Foreign firm’s success stirs liberalization fears

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Foreign firm’s success stirs liberalization fears

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A foreign law firm in Korea has for the first time surpassed 10 billion won in annual revenue, despite the domestic legal service market facing deficits.

According to a 2016 report from the Korean Ministry of Justice, released Monday, the British law firm Clifford Chance was listed among the institutions or companies at which retired public officials are prohibited from being hired.

The list was compiled using law firms’ revenue reports to the National Tax Service in 2015, which showed that Clifford Chance had surpassed the 10 billion won in billings in 2014.

The results come amid concern among domestic lawyers that they could lose their competitive edge over foreign law firms operating offices in the country once Korea’s legal market is fully liberalized.

Under the free trade agreement between Korea and the European Union, the domestic legal market will be fully liberalized in July. Similarly, the Korea-U.S. free trade agreement calls for the market to be fully liberalized to American firms in March 2017.

Between January and November 2015, Korean legal service offices had an average deficit of $490 million, according to statistics from the Bank of Korea.

And earlier this month, the ambassadors of the United States, the European Union, the United Kingdom and Australia presented to Legislation and Judiciary Committee Chairman Lee Sang-min their concerns over draft legislation regulating the opening of the Korean legal market to law firms based in Europe and the United States.

The revised Foreign Legal Consultant Act pending in the National Assembly, they argued, effectively violates the free trade agreements between the concerned parties.

According to the diplomats, the bill - which will implement the third and final stages of legal market liberalization under the free trade agreements with the countries in question - unfairly imposes certain limitations and restrictions, such as banning foreign law firms from owning a stake greater than 49 percent in a joint venture.

The bill was put on hold on Jan. 7, ahead of the final vote by the parliamentary Legislation and Judiciary Committee, due to strong opposition from the four envoys.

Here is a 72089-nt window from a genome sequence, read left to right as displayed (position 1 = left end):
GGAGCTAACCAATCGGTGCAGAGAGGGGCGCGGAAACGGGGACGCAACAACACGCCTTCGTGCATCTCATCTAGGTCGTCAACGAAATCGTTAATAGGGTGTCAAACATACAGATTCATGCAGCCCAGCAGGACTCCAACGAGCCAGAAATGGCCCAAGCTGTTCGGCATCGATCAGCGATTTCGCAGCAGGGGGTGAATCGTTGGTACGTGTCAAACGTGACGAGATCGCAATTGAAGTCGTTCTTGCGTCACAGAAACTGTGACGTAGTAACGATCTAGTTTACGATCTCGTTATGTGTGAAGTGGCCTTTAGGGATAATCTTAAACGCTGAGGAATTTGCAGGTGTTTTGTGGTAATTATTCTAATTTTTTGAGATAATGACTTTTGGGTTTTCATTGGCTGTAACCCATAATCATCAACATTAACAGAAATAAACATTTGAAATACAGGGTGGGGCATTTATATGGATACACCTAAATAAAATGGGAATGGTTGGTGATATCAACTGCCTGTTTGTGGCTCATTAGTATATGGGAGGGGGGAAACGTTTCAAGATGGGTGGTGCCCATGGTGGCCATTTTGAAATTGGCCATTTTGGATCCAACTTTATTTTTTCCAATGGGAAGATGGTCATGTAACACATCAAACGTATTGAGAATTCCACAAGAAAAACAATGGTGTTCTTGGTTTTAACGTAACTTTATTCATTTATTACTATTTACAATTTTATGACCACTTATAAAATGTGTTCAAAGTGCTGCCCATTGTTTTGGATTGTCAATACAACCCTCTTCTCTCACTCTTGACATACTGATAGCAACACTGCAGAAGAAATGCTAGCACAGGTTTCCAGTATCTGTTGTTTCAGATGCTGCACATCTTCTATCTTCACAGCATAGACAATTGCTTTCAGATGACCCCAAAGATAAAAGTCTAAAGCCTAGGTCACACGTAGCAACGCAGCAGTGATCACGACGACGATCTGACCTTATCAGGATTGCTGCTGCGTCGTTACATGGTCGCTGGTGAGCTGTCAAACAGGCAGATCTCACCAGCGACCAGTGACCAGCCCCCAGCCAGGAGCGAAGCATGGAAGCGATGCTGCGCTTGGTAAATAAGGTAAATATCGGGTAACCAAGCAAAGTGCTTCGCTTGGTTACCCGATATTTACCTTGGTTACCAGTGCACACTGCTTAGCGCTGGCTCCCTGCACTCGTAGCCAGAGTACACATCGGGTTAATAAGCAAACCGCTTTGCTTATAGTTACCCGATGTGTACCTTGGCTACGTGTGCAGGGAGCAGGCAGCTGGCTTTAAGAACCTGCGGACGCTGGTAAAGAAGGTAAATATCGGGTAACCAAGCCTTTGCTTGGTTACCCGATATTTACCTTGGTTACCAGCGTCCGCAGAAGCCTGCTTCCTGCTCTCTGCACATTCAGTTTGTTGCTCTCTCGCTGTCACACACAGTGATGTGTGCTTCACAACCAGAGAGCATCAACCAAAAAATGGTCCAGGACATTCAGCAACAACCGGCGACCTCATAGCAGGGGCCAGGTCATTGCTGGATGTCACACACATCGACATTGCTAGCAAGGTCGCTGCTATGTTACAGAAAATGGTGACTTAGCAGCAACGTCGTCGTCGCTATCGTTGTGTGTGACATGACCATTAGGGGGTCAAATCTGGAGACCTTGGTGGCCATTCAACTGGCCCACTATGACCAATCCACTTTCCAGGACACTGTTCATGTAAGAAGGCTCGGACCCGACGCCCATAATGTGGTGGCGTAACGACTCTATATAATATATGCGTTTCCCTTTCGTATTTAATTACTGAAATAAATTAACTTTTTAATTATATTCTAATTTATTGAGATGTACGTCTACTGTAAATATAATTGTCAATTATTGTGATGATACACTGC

The Ministry of Justice maintains that the bill does not go against the free trade agreements.

Clifford Chance is the first of the 26 foreign law firms that have opened offices in Korea since the legal market here opened in July 2011 whose annual revenue has surpassed 10 billion won.

The firm, which opened its Seoul office in July 2012, said that it could not reveal its gross revenue in Korea due to regulations; however, Clifford Chance recorded global revenue of $2.22 billion last year, making it the fifth-highest grossing law firm in the world.

Headquartered in London, it has offices in 24 countries, with 2,495 lawyers.

Since opening here, Clifford Chance has advised clients on international finances and mergers and acquisitions projects, among other matters. In 2014, the firm advised the Carlyle Group on its acquisition of Tyco Fire & Security Services Korea and its subsidiaries, including ADT Caps, for some $1.93 billion.

Clifford Chance’s office in Seoul has five attorneys, who are expected to have higher salaries than their counterparts in domestic law firms, which are considered in Korea to pay well.

“This sort of situation occurs because, even though the level of legal advice is similar, foreign law firms charge three to four times more,” said an attorney from a large Korean law firm.

“So with the Korean offices of foreign law firms offering those kinds of services, there is a greater likelihood that large Korean corporations will depend on American or British firms when it comes to legal incidents that occur overseas. And it’s worrisome that a situation like that could become standard.”

Large domestic law firms, which will most likely be affected by the full liberalization of the Korean legal market, are especially wary of the competition from foreign firms.

“Until Korean law firms are competitive enough against the global market, there is a need for the government to regulate the speed at which the domestic legal market is opened,” a partner at another large law firm said.

BY IM JANG-HYUK, SARAH KIM [kim.sarah@joongang.co.kr]

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